Placement density and longevity of pheromone traps for monitoring of the citrus leafminer (Lepidoptera: Gracillariidae)
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Cita bibliográficaVanaclocha, P., Jones, M. M., Monzó, C., & Stansly, P. A. (2016). Placement density and longevity of pheromone traps for monitoring of the citrus leafminer (Lepidoptera: Gracillariidae). Florida Entomologist, 99(2), 196-202.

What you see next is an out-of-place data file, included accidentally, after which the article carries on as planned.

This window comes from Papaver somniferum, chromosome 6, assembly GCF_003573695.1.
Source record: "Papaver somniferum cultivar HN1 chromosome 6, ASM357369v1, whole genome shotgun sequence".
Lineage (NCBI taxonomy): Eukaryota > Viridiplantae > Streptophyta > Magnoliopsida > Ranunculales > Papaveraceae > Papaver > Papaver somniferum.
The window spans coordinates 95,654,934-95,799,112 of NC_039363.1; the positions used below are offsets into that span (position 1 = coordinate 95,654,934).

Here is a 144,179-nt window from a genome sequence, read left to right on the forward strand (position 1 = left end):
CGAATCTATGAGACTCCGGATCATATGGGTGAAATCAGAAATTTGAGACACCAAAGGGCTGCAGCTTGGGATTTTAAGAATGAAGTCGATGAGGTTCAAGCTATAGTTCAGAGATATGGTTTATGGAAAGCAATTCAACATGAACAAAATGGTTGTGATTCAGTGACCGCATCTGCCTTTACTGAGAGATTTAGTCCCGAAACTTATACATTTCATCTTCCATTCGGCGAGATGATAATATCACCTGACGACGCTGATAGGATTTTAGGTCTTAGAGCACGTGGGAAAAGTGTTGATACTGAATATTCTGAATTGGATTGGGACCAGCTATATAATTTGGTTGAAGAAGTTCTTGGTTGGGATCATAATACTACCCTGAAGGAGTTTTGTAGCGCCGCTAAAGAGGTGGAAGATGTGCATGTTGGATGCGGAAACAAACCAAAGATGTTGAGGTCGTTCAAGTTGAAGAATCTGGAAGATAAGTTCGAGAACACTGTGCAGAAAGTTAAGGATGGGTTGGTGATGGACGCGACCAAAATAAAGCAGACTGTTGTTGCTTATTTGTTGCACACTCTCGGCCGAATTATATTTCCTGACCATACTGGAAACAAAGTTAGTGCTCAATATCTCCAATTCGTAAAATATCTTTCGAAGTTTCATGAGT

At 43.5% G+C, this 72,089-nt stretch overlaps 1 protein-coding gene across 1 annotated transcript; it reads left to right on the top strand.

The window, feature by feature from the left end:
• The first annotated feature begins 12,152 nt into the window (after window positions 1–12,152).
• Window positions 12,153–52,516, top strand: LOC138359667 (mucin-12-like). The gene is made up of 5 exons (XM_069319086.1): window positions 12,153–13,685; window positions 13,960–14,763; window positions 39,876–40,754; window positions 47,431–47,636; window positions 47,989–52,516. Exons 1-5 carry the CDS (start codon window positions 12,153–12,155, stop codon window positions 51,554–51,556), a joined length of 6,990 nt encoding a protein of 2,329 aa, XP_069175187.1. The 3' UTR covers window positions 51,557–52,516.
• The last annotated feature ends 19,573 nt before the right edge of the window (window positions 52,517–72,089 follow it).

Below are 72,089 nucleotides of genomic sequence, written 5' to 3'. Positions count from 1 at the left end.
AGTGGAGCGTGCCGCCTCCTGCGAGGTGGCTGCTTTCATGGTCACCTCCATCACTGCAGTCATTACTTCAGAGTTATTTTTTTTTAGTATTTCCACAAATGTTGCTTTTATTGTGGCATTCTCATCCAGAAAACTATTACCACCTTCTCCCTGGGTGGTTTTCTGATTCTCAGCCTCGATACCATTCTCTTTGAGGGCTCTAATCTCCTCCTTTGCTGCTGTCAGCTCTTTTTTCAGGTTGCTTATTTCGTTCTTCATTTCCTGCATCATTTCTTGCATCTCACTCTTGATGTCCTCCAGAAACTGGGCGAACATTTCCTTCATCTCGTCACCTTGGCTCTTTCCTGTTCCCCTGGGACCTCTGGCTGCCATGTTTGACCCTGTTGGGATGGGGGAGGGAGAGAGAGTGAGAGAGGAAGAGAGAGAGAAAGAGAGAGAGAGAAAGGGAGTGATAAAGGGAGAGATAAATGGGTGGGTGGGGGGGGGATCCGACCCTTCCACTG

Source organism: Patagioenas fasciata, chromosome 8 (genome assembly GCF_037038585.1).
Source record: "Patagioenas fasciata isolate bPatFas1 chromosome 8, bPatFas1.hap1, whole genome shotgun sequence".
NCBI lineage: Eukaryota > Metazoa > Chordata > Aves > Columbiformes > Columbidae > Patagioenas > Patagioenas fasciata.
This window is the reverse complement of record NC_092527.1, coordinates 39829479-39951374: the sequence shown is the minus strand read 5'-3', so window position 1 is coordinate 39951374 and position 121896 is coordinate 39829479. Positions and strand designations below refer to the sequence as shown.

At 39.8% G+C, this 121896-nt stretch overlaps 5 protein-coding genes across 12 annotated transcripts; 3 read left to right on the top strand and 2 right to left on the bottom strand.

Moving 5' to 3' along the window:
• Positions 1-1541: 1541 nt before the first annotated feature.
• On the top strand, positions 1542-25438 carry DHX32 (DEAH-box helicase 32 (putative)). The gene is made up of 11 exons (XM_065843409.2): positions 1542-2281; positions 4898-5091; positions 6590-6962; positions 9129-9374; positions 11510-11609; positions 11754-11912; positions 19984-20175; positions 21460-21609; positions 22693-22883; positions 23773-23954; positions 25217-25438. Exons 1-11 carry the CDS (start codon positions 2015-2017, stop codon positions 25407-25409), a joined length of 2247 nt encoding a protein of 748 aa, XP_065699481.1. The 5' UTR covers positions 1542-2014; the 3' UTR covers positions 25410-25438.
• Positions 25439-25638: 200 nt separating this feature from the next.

The citrus leafminer, Phyllocnistis citrella Stainton (Lepidoptera: Gracillariidae), is an important pest of all citrus varieties. Larvae damage young leaves, thereby reducing photosynthesis and tree vigor, and may impact yield. Wounds opened by P. citrella larvae may also increase susceptibility to citrus canker disease caused by the bacterium Xanthomonas axonopodis pv. citri (Xanthomonadales: Xanthomonadaceae). Sex pheromones coupled with appropriate traps are used as monitoring tools for this and other lepidopteran pests. Information compiled from trap captures is indicative of seasonal population fluctuations and may be used to guide management practices. Trap density and pheromone dispenser longevity are factors affecting the accuracy of trapping data. Our objectives were to evaluate capture of P. citrella in relation to trap density and duration under field conditions. Almost 2 yr of citrus leafminer monitoring demonstrated that a density of 1 trap per approximately 2 ha yielded similar results to the higher recommended density of 1 trap per 0.4 to 1.6 ha. Trap catch with the 2 pheromone brands tested declined by 25% after 3 to 6 wk and 50% after 6 to 10 wk during the spring through fall growing season in Florida. Therefore, correction factors are required if traps are replaced at 8 to 13 wk intervals. Results of the present study will help optimize monitoring programs that can serve as early warning of potential damaging populations of P. citrella.